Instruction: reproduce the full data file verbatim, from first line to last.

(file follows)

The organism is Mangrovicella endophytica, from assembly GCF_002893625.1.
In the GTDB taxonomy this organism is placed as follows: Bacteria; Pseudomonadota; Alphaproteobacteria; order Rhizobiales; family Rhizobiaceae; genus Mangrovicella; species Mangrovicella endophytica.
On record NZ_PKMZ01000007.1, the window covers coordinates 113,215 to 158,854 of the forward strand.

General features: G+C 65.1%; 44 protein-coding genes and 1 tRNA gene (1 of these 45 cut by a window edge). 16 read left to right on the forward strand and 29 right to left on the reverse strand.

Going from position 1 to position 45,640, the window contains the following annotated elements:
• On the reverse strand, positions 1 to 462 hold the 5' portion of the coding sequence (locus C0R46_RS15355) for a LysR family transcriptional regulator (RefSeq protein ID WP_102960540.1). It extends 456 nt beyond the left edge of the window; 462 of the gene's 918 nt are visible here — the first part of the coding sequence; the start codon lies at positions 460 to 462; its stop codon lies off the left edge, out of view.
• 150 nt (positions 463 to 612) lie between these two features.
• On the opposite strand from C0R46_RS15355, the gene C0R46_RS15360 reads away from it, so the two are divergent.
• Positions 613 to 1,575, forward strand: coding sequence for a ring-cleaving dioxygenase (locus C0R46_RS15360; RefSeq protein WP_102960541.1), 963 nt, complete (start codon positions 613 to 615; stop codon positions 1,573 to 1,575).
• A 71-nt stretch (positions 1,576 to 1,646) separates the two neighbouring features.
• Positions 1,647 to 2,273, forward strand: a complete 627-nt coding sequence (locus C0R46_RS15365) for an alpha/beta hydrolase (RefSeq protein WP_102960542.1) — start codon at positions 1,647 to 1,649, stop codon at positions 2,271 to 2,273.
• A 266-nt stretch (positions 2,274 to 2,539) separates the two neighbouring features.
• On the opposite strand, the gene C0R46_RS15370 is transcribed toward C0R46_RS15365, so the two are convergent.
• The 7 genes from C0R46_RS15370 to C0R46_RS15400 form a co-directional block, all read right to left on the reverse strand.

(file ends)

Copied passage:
The organism is Mangrovicella endophytica, from assembly GCF_002893625.1.
In the GTDB taxonomy this organism is placed as follows: Bacteria; Pseudomonadota; Alphaproteobacteria; order Rhizobiales; family Rhizobiaceae; genus Mangrovicella; species Mangrovicella endophytica.
On record NZ_PKMZ01000007.1, the window covers coordinates 113,215 to 158,854 of the forward strand.

General features: G+C 65.1%; 44 protein-coding genes and 1 tRNA gene (1 of these 45 cut by a window edge). 16 read left to right on the forward strand and 29 right to left on the reverse strand.

Going from position 1 to position 45,640, the window contains the following annotated elements:
• On the reverse strand, positions 1 to 462 hold the 5' portion of the coding sequence (locus C0R46_RS15355) for a LysR family transcriptional regulator (RefSeq protein ID WP_102960540.1). It extends 456 nt beyond the left edge of the window; 462 of the gene's 918 nt are visible here — the first part of the coding sequence; the start codon lies at positions 460 to 462; its stop codon lies off the left edge, out of view.
• 150 nt (positions 463 to 612) lie between these two features.
• On the opposite strand from C0R46_RS15355, the gene C0R46_RS15360 reads away from it, so the two are divergent.
• Positions 613 to 1,575, forward strand: coding sequence for a ring-cleaving dioxygenase (locus C0R46_RS15360; RefSeq protein WP_102960541.1), 963 nt, complete (start codon positions 613 to 615; stop codon positions 1,573 to 1,575).
• A 71-nt stretch (positions 1,576 to 1,646) separates the two neighbouring features.
• Positions 1,647 to 2,273, forward strand: a complete 627-nt coding sequence (locus C0R46_RS15365) for an alpha/beta hydrolase (RefSeq protein WP_102960542.1) — start codon at positions 1,647 to 1,649, stop codon at positions 2,271 to 2,273.
• A 266-nt stretch (positions 2,274 to 2,539) separates the two neighbouring features.
• On the opposite strand, the gene C0R46_RS15370 is transcribed toward C0R46_RS15365, so the two are convergent.
• The 7 genes from C0R46_RS15370 to C0R46_RS15400 form a co-directional block, all read right to left on the reverse strand.